Reviews and Reports

Yvonne Delhey, Rolf Parr and Kerstin Wilhelms (eds.), Autofiktion als Utopie // Autofiction as Utopia


  • Alexandra Effe University of Oslo



book review


This volume, emerging from a conference, brings into conversation research on the two title-words autofiction and utopia. It focuses on what the introduction defines as the point of convergence of these genres or writing modes: the desire to shape reality according to one’s individual vision, which, the editors note, can serve as critical commentary on society (1). In exploring this intersection, the volume takes up an important strand in the discussion on autofiction, namely the one about its potential functions both for individual authors and for society more broadly. Autofiction has been argued to not only allow individuals to express and transform themselves, but also to, for example, empower author and readers with narrative agency by challenging dominant cultural narrative models (Meretoja 2021) and work towards post-conflict reconciliation (Dix 2021).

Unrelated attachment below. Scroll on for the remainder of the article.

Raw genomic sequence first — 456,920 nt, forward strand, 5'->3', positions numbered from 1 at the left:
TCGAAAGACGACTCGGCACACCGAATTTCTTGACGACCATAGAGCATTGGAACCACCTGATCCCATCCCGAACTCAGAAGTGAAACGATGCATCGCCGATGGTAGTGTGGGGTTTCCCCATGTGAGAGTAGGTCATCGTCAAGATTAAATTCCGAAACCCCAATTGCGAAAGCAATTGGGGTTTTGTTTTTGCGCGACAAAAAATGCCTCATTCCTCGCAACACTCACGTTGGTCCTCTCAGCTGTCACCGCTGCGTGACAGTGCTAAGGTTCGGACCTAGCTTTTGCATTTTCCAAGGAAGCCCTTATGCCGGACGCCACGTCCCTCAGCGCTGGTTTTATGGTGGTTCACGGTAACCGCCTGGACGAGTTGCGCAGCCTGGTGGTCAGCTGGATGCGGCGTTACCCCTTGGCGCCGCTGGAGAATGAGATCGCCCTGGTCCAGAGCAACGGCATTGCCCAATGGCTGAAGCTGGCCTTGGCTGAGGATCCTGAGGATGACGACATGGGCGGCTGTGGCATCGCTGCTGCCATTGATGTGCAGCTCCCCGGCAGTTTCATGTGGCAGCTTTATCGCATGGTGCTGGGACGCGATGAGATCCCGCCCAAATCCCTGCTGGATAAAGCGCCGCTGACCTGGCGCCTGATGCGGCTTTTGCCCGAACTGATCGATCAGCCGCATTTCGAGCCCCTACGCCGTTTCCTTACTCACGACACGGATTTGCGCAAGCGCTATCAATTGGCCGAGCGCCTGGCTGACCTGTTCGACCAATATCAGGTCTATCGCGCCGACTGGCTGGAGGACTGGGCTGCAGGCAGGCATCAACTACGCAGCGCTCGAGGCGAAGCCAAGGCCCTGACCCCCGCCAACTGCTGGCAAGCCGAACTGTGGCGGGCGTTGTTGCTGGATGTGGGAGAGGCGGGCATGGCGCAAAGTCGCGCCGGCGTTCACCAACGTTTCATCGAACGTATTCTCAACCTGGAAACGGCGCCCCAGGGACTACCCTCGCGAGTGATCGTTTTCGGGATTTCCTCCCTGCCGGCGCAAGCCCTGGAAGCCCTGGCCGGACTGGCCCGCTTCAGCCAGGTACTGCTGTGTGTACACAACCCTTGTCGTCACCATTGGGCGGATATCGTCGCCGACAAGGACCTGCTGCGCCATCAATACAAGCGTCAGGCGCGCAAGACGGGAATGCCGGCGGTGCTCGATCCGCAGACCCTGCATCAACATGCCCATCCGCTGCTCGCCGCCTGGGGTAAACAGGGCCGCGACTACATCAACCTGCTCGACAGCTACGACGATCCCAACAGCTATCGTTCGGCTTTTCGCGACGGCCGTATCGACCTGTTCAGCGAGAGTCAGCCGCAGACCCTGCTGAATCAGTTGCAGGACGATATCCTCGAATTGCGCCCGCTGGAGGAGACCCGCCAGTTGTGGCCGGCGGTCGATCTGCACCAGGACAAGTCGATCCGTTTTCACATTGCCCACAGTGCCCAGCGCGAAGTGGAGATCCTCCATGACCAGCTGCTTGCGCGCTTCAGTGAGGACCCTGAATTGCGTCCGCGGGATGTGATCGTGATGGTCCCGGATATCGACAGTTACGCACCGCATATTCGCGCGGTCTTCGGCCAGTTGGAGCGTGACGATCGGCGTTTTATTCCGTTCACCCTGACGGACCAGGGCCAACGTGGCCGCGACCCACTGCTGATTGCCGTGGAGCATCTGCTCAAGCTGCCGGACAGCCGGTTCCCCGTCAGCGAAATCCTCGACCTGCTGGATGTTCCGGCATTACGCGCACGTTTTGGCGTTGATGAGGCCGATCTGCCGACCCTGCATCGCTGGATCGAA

Author Biography

Alexandra Effe, University of Oslo

Alexandra Effe is Postdoctoral Fellow at the University of Oslo, where she teaches in the Department of Literature, Area Studies and European Languages. She specializes in narrative theory, cognitive literary studies, life writing, autofiction, and postcolonial and world literature. She is the author of J. M. Coetzee and the Ethics of Narrative Transgression (Palgrave, 2017), co-editor of The Autofictional (Palgrave, 2021) and of a special issue on “Autofiction, Emotions, and Humour” (Life Writing). She has published articles on narrative and cognitive theory, contemporary literature, and postcolonial literature in Journal for Narrative Theory, Modern Fiction Studies, and Journal of Postcolonial Writing. As Visiting Scholar at the Oxford Centre for Life-Writing, she co-runs the project “Autofiction in Global Perspective.”





Reviews and Reports